Anyone spotting this album beware. It is not a compilation of hits, but consists of all-"new" (mid-'60s) recordings by Chuck Berry of his classic Chess hits for his then-new label, Mercury, with one new song added. The re-recordings wouldn't be a problem, except that Berry and whoever produced this record decided to update his sound, not only mixing it in stereo but also replacing the upright bass on the original hits with much flashier electric bass (played by Forrest Frierson) that screws up the solid rhythm section that's essential for any of this material to work. The addition of a saxophone, courtesy of Carey Enlow, is only a distraction on "Rock & Roll Music," and Berry's efforts at embellishing the lead guitar parts on "Memphis," "Maybellene" (where Johnnie Johnson makes the regrettable decision to play an organ), "Around and Around," and "Roll Over Beethoven" add nothing to the originals and are often downright annoying. "Brown Eyed Handsome Man" almost works in its more laid-back incarnation here, until the band seems to let the beat go completely for a moment. "School Days" also sort of works as a studio recording of the way he was doing it on-stage, and "Reelin' and Rockin'" is the one track that's 100-percent what it should be, dirtier than the Chess original and the one place where, stylistically, Berry transcends his original work. In one instance, "Back in the U.S.A.," he would have had another passable track but for his gratuitous addition of lots of unenthusiastic "yeah yeah yeah yeah"s between the verses. And based on nearly half the tracks here, one might also add that Berry even seems on this record to have lost any knack for knowing how to end a song. Finally, the one new composition, "Club Nitty Gritty," doesn't measure up to the least of the classics alongside which it appears, and whatever worth the album might've had is compromised by the stereo mastering, the excessively clean sound, and the echo that drenches Berry's voice. Except for the implicitly salacious "Reelin' and Rockin'" (which would sound dirty even if sung by a choir of nuns), nothing here approaches the in-your-face raunchiness of Berry's classic Chess sides. Golden Hits was a lousy inaugural effort for his new label. ~ Bruce Eder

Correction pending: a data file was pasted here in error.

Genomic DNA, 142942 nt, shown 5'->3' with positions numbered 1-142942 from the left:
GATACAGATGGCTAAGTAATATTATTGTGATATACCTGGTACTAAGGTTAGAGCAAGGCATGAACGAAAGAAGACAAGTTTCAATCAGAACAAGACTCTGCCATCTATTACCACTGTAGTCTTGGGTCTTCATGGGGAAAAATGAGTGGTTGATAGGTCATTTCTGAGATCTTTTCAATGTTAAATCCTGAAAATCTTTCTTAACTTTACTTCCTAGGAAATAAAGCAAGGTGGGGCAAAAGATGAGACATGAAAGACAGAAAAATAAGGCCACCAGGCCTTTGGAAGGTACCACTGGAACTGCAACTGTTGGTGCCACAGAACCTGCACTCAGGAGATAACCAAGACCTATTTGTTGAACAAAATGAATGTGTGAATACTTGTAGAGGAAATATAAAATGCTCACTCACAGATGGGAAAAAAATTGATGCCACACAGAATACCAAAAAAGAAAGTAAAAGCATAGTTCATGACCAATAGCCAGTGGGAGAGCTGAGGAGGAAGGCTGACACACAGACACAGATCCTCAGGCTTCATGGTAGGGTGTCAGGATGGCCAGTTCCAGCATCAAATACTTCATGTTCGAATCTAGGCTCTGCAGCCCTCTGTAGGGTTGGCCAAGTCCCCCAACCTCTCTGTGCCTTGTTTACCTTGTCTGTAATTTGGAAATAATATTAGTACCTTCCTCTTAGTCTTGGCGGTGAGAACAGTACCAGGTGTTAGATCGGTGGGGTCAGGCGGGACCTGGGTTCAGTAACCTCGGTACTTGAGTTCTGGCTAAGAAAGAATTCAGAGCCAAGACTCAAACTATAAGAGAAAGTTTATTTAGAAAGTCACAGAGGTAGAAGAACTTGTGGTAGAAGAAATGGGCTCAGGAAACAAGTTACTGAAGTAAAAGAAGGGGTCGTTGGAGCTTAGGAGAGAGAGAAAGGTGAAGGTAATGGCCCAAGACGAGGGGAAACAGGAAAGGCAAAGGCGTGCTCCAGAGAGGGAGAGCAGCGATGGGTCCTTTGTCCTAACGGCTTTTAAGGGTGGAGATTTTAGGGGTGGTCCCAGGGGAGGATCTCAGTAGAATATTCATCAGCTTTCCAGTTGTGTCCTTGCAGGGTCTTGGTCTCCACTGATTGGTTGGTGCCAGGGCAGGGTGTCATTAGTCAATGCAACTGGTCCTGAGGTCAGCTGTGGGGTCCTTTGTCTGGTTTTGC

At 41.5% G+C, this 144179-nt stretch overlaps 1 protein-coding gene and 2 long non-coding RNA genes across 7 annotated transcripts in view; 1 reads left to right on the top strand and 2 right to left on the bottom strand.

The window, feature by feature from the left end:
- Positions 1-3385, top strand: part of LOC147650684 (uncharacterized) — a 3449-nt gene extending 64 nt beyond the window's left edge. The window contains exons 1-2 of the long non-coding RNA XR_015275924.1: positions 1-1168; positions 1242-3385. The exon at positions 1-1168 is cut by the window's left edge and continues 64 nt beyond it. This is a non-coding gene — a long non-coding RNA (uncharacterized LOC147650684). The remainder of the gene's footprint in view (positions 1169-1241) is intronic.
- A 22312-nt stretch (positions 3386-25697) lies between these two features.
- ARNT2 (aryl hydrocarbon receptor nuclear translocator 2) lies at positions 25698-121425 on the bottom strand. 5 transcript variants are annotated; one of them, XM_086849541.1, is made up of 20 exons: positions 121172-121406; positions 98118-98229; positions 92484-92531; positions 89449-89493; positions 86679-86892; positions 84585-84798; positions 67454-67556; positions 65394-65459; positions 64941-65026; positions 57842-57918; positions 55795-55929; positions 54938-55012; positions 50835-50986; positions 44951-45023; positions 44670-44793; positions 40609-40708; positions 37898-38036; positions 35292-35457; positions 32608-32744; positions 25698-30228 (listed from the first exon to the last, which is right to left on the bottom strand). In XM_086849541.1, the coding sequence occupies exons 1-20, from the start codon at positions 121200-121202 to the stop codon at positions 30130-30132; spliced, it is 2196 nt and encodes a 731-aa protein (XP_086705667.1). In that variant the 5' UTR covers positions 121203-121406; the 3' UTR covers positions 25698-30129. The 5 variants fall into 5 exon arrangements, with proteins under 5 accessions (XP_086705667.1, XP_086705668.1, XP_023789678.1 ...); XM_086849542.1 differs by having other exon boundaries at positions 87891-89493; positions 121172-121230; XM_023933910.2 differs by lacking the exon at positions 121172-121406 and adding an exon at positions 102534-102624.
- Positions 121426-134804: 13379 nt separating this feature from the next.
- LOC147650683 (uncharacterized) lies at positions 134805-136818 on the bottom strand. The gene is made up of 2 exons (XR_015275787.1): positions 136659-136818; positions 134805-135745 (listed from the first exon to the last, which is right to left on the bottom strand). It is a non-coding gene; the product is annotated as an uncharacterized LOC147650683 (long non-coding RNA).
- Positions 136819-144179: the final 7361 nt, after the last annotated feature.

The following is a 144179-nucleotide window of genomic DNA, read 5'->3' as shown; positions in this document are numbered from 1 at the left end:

Rock - Released November 9, 2012 | Delicacy Records


Rock - Released January 1, 2010 | Geffen